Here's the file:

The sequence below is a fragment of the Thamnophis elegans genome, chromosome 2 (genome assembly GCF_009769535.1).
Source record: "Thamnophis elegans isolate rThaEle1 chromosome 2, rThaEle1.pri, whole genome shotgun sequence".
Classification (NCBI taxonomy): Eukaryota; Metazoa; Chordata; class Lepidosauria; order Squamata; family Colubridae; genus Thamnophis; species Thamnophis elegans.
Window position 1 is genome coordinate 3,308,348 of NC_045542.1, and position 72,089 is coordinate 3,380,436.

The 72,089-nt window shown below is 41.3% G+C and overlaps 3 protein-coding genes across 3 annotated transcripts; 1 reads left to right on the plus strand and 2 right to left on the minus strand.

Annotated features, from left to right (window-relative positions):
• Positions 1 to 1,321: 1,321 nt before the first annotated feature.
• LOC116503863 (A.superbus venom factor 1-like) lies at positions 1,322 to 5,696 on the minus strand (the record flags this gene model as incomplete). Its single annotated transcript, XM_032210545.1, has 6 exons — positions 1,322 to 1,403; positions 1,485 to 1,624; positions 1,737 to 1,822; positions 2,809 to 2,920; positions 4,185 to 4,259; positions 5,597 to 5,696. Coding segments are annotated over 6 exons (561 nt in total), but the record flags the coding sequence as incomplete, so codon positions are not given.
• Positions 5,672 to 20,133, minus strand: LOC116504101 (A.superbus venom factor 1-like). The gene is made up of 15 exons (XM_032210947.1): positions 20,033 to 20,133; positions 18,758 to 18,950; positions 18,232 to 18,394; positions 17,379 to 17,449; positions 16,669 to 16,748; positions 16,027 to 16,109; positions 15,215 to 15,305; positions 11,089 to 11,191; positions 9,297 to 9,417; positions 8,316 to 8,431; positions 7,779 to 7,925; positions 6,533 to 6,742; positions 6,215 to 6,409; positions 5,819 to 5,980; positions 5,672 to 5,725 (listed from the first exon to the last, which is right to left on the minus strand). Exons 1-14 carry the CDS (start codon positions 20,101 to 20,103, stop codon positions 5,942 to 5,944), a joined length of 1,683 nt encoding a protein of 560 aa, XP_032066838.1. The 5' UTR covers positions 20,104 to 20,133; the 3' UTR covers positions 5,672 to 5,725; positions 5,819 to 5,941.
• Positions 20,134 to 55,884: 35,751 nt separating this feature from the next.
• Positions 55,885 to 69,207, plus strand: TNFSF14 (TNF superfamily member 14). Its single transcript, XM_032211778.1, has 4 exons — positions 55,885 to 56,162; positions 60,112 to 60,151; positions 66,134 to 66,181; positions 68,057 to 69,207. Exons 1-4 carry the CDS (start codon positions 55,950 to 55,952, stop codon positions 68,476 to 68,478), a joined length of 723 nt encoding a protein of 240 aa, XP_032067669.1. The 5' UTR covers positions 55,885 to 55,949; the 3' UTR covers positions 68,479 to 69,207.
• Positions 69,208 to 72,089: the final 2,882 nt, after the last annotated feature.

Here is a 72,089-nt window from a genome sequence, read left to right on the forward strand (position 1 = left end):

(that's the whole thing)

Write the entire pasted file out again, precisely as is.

The sequence below is a fragment of the Thamnophis elegans genome, chromosome 2 (genome assembly GCF_009769535.1).
Source record: "Thamnophis elegans isolate rThaEle1 chromosome 2, rThaEle1.pri, whole genome shotgun sequence".
Classification (NCBI taxonomy): Eukaryota; Metazoa; Chordata; class Lepidosauria; order Squamata; family Colubridae; genus Thamnophis; species Thamnophis elegans.
Window position 1 is genome coordinate 3,308,348 of NC_045542.1, and position 72,089 is coordinate 3,380,436.

The 72,089-nt window shown below is 41.3% G+C and overlaps 3 protein-coding genes across 3 annotated transcripts; 1 reads left to right on the plus strand and 2 right to left on the minus strand.

Annotated features, from left to right (window-relative positions):
• Positions 1 to 1,321: 1,321 nt before the first annotated feature.
• LOC116503863 (A.superbus venom factor 1-like) lies at positions 1,322 to 5,696 on the minus strand (the record flags this gene model as incomplete). Its single annotated transcript, XM_032210545.1, has 6 exons — positions 1,322 to 1,403; positions 1,485 to 1,624; positions 1,737 to 1,822; positions 2,809 to 2,920; positions 4,185 to 4,259; positions 5,597 to 5,696. Coding segments are annotated over 6 exons (561 nt in total), but the record flags the coding sequence as incomplete, so codon positions are not given.
• Positions 5,672 to 20,133, minus strand: LOC116504101 (A.superbus venom factor 1-like). The gene is made up of 15 exons (XM_032210947.1): positions 20,033 to 20,133; positions 18,758 to 18,950; positions 18,232 to 18,394; positions 17,379 to 17,449; positions 16,669 to 16,748; positions 16,027 to 16,109; positions 15,215 to 15,305; positions 11,089 to 11,191; positions 9,297 to 9,417; positions 8,316 to 8,431; positions 7,779 to 7,925; positions 6,533 to 6,742; positions 6,215 to 6,409; positions 5,819 to 5,980; positions 5,672 to 5,725 (listed from the first exon to the last, which is right to left on the minus strand). Exons 1-14 carry the CDS (start codon positions 20,101 to 20,103, stop codon positions 5,942 to 5,944), a joined length of 1,683 nt encoding a protein of 560 aa, XP_032066838.1. The 5' UTR covers positions 20,104 to 20,133; the 3' UTR covers positions 5,672 to 5,725; positions 5,819 to 5,941.
• Positions 20,134 to 55,884: 35,751 nt separating this feature from the next.
• Positions 55,885 to 69,207, plus strand: TNFSF14 (TNF superfamily member 14). Its single transcript, XM_032211778.1, has 4 exons — positions 55,885 to 56,162; positions 60,112 to 60,151; positions 66,134 to 66,181; positions 68,057 to 69,207. Exons 1-4 carry the CDS (start codon positions 55,950 to 55,952, stop codon positions 68,476 to 68,478), a joined length of 723 nt encoding a protein of 240 aa, XP_032067669.1. The 5' UTR covers positions 55,885 to 55,949; the 3' UTR covers positions 68,479 to 69,207.
• Positions 69,208 to 72,089: the final 2,882 nt, after the last annotated feature.

Here is a 72,089-nt window from a genome sequence, read left to right on the forward strand (position 1 = left end):